Press TV say the journalists were arrested by a militia while driving late at night and taking photographs
French news agency AFP has reported that at a conference on Sunday commander Faraj Swehli told journalists that the two men - identified as reporter Nicholas Davies and cameraman Gareth Montgomery-Johnson - "were still being questioned because incriminating evidence had been found in their possession".
In an interview with Press TV, an English-language state-owned broadcaster based in Iran, Montgomery-Johnson's sister Mel Gribble said she did not believe the allegations.
"He's got accreditation and legitimately he's out there as a cameraman, journalist," she said. She added that their mother is "paralysed with anxiousness".
The BBC has reported that the "Libyan Prime Minister's office and the interior ministry told the BBC that they knew nothing of the allegations of spying".
Davies and Montgomery-Johnson were detained on 21 February with "several locals" in Tripoli, Press TV announced at the time.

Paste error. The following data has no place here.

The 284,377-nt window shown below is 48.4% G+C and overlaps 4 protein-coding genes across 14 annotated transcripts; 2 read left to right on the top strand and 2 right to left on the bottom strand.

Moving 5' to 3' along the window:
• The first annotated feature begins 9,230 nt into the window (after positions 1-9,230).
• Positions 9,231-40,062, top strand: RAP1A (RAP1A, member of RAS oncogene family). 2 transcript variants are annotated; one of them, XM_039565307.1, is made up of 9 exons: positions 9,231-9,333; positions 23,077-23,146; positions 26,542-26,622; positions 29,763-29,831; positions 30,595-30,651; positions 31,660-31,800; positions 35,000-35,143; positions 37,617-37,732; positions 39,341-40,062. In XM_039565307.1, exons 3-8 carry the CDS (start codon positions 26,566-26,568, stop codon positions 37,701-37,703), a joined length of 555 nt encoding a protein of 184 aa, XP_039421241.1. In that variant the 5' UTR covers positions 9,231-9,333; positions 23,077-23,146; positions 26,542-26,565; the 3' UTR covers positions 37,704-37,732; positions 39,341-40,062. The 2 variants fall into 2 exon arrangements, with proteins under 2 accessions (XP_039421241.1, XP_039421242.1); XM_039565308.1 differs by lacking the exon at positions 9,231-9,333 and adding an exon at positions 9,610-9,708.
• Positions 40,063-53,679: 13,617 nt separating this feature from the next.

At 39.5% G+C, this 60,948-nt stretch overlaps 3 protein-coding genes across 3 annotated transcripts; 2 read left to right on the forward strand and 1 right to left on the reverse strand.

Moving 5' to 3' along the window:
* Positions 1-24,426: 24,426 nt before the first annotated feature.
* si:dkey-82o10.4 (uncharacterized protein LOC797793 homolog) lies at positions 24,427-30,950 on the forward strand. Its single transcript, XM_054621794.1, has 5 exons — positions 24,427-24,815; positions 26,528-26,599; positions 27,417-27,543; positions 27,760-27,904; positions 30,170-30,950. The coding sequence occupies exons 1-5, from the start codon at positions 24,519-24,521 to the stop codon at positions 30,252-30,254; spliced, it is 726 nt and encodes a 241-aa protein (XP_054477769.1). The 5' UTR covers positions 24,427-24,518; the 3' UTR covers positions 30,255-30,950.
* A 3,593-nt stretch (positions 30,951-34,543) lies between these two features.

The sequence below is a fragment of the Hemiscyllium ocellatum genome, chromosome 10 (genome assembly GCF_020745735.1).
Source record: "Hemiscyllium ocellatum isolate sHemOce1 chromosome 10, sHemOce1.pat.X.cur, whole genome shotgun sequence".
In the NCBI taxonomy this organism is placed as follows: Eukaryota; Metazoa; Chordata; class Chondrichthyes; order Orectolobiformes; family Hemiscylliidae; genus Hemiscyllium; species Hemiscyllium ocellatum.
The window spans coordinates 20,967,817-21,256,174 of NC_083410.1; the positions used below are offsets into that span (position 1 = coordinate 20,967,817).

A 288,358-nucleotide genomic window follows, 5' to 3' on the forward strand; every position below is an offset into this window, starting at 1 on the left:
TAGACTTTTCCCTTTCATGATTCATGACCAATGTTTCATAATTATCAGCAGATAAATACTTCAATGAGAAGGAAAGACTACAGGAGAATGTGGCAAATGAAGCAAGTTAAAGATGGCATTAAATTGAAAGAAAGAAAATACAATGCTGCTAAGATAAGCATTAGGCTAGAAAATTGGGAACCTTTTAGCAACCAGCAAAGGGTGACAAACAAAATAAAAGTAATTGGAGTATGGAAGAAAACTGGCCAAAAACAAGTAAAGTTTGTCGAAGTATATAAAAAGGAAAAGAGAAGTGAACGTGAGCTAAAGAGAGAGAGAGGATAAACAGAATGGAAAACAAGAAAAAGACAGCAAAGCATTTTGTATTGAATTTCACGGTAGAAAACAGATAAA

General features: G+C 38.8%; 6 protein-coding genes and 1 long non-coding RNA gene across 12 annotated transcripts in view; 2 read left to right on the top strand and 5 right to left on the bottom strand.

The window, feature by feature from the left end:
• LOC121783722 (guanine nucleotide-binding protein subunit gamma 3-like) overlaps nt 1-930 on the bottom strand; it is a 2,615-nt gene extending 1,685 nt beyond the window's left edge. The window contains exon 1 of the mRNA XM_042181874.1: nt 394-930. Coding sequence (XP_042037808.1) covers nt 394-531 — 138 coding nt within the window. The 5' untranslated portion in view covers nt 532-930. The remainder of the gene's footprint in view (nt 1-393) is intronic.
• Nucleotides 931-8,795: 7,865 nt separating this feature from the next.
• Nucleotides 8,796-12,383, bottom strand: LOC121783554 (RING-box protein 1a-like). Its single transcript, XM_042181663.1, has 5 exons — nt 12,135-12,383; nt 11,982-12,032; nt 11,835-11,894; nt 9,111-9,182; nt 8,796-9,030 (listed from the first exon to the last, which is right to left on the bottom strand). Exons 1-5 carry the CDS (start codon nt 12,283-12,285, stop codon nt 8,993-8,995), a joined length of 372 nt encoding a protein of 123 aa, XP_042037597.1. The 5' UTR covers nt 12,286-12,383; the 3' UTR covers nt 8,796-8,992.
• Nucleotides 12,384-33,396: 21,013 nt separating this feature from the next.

On Saturday the broadcaster said "the whereabouts of Press TV’s journalists remain unknown".
"An official at the Saraya Swehli militia told Human Rights Watch that the militia had stopped the men because they were driving late at night in Tripoli and taking photographs, which the militia found suspicious. Militia members later accused the two journalists of not having the proper immigration papers.
"Although Libya's National Transitional Council has granted Human Rights Watch permission to access all detention facilities, the militia has blocked access to the team."
A spokesperson for the Foreign and Commonwealth Office said: "We are providing consular assistance to the two men. The embassy in Tripoli is doing everything that it can to assist the two individuals."